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Defense Grills Laci Detective

Scott Peterson's defense lawyers are again accusing police of narrowly focusing on their client while ignoring other possible leads.

Defense lawyer Mark Geragos launched into his fourth day of cross-examining Modesto police Detective Craig Grogan by pointing out how police failed to follow up on a number of reported sightings of Laci Peterson on the day she vanished.

Geragos on Tuesday pointed out four specific calls to the police tip hot line within days of Laci's disappearance, one from a man who said he saw a woman who looked like Laci "being forced into a van, correct?" Geragos asked the detective.

"Yes," Grogan replied.

One of the witnesses was never interviewed and police didn't contact another until May, 2004, Geragos noted. The two others weren't interviewed by police until July of this year, more than a month into the trial, Grogan agreed.

Geragos returned to the same line of questioning Wednesday regarding the tipster who claimed to have seen Laci being dragged into a van the morning she vanished.

"He commented specifically that there was that look on her face, remember? ... How did he describe her look?" Geragos asked. "A scared look on the face?"

"Yes," Grogan said.

On Tuesday, Grogan said the absence of a bloody crime scene led investigators to consider the possibility the pregnant schoolteacher was poisoned to death by her husband.

"One of the theories at some point was maybe Laci Peterson had been drugged, is that right?" Geragos asked of the lead detective.

"Yes, we looked into that," Grogan replied.

Grogan said police considered the poison theory because they were unable to find any signs of a struggle and found none of Laci Peterson's blood in the couple's Modesto home, where prosecutors allege the murder took place on or around Dec. 24, 2002.

Grogan said that during a Feb. 18, 2003, search of the Petersons' home, police seized, among other things, a mortar and pestle to have examined for the existence of any drugs. None were found, he said. It was unclear if police still considered the poison theory viable.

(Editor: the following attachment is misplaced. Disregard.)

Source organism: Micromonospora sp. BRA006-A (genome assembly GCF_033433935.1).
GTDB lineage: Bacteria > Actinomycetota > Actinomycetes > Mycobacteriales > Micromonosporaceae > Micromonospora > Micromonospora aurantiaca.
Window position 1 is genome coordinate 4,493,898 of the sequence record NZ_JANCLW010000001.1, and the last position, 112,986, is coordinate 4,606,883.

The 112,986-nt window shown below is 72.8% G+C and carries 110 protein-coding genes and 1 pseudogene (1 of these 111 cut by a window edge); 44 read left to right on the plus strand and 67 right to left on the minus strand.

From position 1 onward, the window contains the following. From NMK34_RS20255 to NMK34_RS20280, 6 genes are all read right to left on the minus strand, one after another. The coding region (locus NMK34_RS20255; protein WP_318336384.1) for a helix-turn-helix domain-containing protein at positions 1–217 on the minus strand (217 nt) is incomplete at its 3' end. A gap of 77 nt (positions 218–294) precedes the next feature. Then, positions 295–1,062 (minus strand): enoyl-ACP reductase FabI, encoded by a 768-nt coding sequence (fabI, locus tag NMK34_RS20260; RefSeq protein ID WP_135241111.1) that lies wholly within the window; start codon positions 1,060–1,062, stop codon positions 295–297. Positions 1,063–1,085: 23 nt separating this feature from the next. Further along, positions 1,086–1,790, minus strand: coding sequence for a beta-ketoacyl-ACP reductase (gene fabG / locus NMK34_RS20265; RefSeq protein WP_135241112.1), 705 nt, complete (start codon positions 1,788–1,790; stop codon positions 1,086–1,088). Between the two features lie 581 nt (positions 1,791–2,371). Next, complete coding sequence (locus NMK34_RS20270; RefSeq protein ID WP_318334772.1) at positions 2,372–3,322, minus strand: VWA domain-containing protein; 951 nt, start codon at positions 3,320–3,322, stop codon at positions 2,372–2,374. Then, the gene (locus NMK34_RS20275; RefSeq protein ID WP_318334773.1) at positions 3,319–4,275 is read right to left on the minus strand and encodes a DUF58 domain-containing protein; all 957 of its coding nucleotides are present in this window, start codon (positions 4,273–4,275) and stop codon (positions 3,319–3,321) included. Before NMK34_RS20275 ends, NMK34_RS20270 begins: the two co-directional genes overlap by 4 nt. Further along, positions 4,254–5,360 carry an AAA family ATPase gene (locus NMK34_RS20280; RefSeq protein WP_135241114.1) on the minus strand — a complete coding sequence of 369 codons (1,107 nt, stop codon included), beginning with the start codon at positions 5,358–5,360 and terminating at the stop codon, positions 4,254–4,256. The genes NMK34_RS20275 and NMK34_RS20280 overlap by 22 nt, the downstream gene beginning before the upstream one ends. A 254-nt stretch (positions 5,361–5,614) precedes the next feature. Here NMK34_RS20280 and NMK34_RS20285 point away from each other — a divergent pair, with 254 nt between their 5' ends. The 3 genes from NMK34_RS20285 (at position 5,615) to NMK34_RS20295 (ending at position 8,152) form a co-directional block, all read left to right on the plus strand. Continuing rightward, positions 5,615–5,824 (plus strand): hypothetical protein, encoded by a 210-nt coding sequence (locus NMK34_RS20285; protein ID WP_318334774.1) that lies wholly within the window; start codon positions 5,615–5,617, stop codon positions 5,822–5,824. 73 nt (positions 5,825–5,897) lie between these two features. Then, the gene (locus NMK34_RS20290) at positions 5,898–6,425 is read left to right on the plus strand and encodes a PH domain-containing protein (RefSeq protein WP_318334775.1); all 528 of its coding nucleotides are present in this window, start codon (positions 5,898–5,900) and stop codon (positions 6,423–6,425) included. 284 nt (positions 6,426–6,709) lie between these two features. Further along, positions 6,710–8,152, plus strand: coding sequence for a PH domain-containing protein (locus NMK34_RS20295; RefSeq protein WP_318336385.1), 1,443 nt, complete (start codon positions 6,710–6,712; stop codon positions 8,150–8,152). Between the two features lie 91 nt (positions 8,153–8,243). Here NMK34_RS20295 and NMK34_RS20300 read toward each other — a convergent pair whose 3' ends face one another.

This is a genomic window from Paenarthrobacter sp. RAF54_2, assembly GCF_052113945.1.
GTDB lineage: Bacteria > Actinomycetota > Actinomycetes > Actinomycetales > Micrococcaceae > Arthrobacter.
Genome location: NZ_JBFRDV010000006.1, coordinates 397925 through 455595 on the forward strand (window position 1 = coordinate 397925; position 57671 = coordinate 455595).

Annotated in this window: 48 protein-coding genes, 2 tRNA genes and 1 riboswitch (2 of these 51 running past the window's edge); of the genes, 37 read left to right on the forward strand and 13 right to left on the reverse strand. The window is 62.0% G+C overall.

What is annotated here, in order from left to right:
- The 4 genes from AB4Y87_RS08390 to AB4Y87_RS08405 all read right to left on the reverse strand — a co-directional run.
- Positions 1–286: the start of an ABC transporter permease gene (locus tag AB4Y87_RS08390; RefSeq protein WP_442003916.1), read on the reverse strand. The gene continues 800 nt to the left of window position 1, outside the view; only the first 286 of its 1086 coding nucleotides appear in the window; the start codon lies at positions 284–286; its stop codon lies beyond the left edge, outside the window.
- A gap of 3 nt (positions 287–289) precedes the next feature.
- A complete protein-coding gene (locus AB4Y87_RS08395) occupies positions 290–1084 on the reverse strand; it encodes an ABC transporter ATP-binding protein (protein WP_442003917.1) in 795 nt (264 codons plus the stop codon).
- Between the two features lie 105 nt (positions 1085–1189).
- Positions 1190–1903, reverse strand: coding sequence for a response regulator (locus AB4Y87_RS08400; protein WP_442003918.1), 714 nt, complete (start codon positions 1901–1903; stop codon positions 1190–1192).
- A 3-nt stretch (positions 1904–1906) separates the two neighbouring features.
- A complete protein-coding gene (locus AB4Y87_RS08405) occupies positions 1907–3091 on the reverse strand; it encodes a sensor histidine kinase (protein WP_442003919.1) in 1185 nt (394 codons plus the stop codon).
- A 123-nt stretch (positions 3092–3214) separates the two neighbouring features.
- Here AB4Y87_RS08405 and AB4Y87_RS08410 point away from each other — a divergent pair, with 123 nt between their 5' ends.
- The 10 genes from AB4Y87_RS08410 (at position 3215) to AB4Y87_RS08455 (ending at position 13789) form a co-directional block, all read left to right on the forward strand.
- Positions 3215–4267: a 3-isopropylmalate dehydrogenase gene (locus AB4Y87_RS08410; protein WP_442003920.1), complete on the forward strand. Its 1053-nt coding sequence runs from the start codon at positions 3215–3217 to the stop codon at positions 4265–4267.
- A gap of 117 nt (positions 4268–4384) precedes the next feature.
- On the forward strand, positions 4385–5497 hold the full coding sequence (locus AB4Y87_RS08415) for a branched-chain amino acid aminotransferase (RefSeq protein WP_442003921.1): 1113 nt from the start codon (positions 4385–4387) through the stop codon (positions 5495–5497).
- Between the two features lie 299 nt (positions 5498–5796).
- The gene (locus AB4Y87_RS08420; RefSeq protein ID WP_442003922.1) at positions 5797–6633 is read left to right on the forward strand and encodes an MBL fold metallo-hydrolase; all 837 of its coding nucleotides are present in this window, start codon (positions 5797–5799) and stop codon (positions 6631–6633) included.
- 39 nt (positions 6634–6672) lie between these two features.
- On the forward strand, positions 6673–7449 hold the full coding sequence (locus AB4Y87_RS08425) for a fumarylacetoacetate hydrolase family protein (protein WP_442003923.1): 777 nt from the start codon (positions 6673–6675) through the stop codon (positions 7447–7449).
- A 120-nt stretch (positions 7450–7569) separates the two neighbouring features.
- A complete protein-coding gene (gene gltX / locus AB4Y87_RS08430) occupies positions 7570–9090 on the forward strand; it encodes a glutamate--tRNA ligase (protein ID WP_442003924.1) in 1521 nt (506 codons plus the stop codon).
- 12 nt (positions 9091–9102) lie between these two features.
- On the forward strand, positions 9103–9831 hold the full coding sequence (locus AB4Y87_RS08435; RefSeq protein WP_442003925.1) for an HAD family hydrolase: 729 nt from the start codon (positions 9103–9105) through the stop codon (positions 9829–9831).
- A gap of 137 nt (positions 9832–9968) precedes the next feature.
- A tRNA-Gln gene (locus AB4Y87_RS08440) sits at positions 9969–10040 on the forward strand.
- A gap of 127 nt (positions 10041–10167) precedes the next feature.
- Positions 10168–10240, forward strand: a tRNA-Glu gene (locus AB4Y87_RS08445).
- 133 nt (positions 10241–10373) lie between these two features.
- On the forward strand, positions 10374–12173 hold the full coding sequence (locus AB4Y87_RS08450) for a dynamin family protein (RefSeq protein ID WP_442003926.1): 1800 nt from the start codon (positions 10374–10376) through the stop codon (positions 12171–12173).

Geragos later Tuesday sought to attack the police theory of the crime, noting that Grogan had consulted early in the investigation with an expert on tidal action in San Francisco Bay.

The expert, Geragos pointed out for jurors, theorized that the 30 pounds of cement prosecutors allege Peterson used to sink his wife's body in the bay wouldn't have been enough weight to keep her pregnant body down.

Prosecutors allege Peterson killed Laci at their home and then dumped her body into the bay. Her badly decomposed remains — and that of her fetus — washed up in April 2003, not far from where Peterson launched his boat that Christmas Eve morning for what he claims was a solo fishing trip.

Defense lawyers maintain someone else abducted and killed Laci.

Geragos then revisited the issue of whether the fetus was born alive, which defense lawyers claim was the case, and proves their client couldn't be the killer. Prosecutors say the fetus was expelled from Laci's decaying body.

Geragos questioned Grogan about the medical examiner's initial findings after performing the autopsy on the fetus where the doctor indicated "there was some evidence that the child may have been born alive, correct?"

"Yes," Grogan replied.

"And he also told you that he just was uncertain as to whether the umbilical cord had been tied along the ragged end or whether it had come off as part of the decomposition, is that correct?" Geragos prodded.

"That's correct," Grogan said.

The medical examiner testified previously that he determined the fetus to be full term.

Then came the sighting of Laci at the warehouse where Peterson stored the boat prosecutors allege he kept hidden from her so he could later use it to dispose of her body.

Geragos noted that Peterson told police early on that Laci had been at the warehouse on Dec. 20, four days before she was reported missing. Grogan acknowledged that a witness told police on Dec. 30, 2002, she also saw Laci at the warehouse on Dec. 20, corroborating Peterson's story.

But, Geragos pointed out, police did not even interview the woman until a year later, implying police ignored important tips that didn't fit their theory.

Meanwhile, Judge Alfred A. Delucchi told jurors the prosecution would not wrap up its case this week as previously intended.

"Hopefully we'll finish the prosecution case by next week; we'll see," Delucchi told jurors.

The trial is now in its 18th week.